This is an update and translation of a much older article, which I wrote in German Language back then. I was experimenting with importing the account statements from my German Sparkasse, which at that time were being made available as a CSV.
The initial data load
The data looked like this:
Because I want to know how I spend my money, I am loading the data into MySQL. Here is how:
As a first step we are defining a table into which to load the data. The table has columns whose primary purpose it to hold the data. We still have to clean and adjust the data to be able to do things with the data, so we are not looking at the final fields or types at all.
Sadly, we have no unique transaction identifiers, so I cannot really define a proper primary key. I am trying to make do with a
UNIQUE INDEX, but it is likely overly specific.
The failure scenario is that I have to specify start and end dates when exporting the account statements, and sometimes a few records are exported twice: At the end of the one statement file, and at the beginning of the next statement file again.
To prevent loading the same line twice if it happens to appear in multiple CSV files this unique index is probably okay.
I load can load the various CSV files into this table:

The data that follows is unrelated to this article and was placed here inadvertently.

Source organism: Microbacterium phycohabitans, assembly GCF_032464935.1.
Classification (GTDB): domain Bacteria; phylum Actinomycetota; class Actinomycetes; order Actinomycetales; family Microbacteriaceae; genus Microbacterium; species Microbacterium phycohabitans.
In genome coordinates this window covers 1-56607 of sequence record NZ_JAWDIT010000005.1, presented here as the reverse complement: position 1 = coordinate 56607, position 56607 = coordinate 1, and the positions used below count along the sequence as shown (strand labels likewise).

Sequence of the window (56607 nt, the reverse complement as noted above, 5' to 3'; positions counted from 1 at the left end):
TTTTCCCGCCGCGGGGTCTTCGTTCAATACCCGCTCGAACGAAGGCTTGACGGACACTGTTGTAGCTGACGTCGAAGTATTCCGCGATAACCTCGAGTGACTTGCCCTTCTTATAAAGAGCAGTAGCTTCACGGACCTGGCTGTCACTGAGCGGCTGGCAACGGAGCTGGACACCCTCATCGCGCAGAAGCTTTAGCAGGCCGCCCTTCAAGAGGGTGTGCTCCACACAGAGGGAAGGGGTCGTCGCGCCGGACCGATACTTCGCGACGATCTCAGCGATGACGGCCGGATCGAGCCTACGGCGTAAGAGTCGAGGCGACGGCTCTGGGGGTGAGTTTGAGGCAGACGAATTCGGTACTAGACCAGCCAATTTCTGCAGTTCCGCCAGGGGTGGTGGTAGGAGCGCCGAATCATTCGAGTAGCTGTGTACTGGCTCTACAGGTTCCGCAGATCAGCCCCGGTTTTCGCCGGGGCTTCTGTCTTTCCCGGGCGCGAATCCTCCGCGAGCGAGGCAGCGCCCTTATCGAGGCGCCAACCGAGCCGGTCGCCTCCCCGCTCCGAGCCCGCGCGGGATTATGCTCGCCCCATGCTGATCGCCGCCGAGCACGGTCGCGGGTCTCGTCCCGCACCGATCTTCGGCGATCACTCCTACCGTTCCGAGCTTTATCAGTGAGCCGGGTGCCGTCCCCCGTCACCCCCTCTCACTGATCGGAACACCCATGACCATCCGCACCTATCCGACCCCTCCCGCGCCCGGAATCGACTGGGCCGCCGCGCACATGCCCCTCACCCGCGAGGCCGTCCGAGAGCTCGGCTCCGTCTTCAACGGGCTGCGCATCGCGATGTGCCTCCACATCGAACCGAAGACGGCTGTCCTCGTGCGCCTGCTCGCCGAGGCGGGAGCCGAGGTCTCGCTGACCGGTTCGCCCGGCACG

Now it is time to clean up the data. For this we create a target table, and add a primary key to it.
Cleaning and changing the data
We can now copy the data over, and in the process clean it up.
amountfield has to be changed from “xxx.xxx,yy” (german monetary notation with dots between the thousands, and a comma before the cents) to “xxxxxxx.yy”.
- We also have to turn the date fields
bookdate_textinto iso date syntax.
- We need to add a year to bookdate_text, taking it from the valutadate_text.
infocolumn is useless.
Preparing binning categories
I now want to aggregate my expenses. In the raw data, spent money is listed together with the remote account it went to. To aggregate, we need to assign each of these accounts to a category, for example we would assign all gas stations to the “fuel” category or all supermarkets to the “food” category.
I can have a table “moneysinks” that does this account to category assignment.
And here is the
moneysinks table, which needed manual population (I had to assign a category to each pattern by hand):
Using the mapping in
moneysinks and the query below I can now permanently assign the
category field in
As I complete my list of patters I get a
category assigned to everything.
That enables me to ask questions:
category I an also group this and make group totals.
This will tell me how I spend my money.
Often I want to observe how my spending habits change over time, so I would not just use the categories from the moneysinks table as grouping critieron, but also group over some time dimension (
GROUP BY year(bookdate) as year, category).